Chromatin loop formation in the β-globin locus and its role in globin gene transcription
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- Kim, A. & Dean, A. Mol Cells (2012) 34: 1. doi:10.1007/s10059-012-0048-8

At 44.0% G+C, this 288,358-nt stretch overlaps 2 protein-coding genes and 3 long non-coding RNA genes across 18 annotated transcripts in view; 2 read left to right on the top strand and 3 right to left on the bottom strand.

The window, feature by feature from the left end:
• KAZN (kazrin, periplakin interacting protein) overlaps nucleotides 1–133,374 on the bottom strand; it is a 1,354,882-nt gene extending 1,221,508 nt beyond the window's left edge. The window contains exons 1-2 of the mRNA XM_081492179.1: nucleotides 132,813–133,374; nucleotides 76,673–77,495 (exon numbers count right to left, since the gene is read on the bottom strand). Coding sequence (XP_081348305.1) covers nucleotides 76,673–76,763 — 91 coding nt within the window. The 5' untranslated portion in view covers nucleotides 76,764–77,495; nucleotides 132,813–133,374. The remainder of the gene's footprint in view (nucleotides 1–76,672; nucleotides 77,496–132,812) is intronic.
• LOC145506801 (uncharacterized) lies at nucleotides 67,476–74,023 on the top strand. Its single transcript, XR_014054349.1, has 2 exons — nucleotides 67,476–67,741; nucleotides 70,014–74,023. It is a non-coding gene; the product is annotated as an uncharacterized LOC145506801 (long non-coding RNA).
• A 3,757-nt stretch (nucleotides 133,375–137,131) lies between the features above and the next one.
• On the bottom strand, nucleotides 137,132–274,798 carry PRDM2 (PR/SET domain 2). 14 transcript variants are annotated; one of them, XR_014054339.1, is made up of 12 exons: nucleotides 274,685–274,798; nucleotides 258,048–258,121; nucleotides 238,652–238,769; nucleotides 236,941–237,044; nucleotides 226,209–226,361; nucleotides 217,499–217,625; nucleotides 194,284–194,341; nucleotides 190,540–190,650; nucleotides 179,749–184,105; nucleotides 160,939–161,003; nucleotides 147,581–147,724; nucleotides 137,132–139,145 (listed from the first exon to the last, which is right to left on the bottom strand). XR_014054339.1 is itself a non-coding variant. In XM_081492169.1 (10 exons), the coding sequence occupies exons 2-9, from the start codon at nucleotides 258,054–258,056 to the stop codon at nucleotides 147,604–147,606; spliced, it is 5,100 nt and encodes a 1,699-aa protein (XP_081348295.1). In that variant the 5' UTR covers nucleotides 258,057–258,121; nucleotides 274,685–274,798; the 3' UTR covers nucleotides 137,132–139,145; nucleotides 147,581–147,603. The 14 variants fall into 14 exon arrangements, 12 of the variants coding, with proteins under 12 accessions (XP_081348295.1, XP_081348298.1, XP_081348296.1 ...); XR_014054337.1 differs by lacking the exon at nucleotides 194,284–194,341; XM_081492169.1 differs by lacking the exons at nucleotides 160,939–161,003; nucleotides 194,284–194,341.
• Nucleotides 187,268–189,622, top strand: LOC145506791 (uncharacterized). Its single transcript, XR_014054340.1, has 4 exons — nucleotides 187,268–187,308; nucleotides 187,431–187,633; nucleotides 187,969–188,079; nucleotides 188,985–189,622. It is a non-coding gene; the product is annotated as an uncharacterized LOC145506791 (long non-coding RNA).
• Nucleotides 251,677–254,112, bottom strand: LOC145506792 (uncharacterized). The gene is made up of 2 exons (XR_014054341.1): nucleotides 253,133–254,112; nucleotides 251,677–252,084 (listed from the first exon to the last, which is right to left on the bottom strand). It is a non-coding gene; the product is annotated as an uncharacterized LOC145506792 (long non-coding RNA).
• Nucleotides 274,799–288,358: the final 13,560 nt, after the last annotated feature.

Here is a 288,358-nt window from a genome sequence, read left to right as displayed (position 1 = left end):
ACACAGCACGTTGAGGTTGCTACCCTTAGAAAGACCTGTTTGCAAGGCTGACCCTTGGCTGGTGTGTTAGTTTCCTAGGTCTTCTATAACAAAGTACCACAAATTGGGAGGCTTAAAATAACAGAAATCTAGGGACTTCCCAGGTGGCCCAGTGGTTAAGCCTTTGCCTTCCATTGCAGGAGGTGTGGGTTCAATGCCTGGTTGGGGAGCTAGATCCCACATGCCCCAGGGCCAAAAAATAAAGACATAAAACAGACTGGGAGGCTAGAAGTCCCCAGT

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Although linearly distant along mouse chromosome 7 and human chromosome 11, the mammalian β-globin gene is located in close proximity to the upstream locus control region enhancer when it is actively transcribed in the nuclear chromatin environment of erythroid cells. This organization is thought to generate a chromatin loop between the LCR, a powerful enhancer, and active globin genes by extruding intervening regions containing inactive genes. Loop formation in the β-globin locus requires erythroid specific transcriptional activators, co-factors and insulator-related factors. Chromatin structural features such as histone modifications and DNase I hypersensitive site formation as well as nuclear localization are all involved in loop formation in the locus through diverse mechanisms. Current models envision the formation of the loop as a necessary step in globin gene transcription activation, but this has not been definitively established and many questions remain about what is necessary to achieve globin gene transcription activation.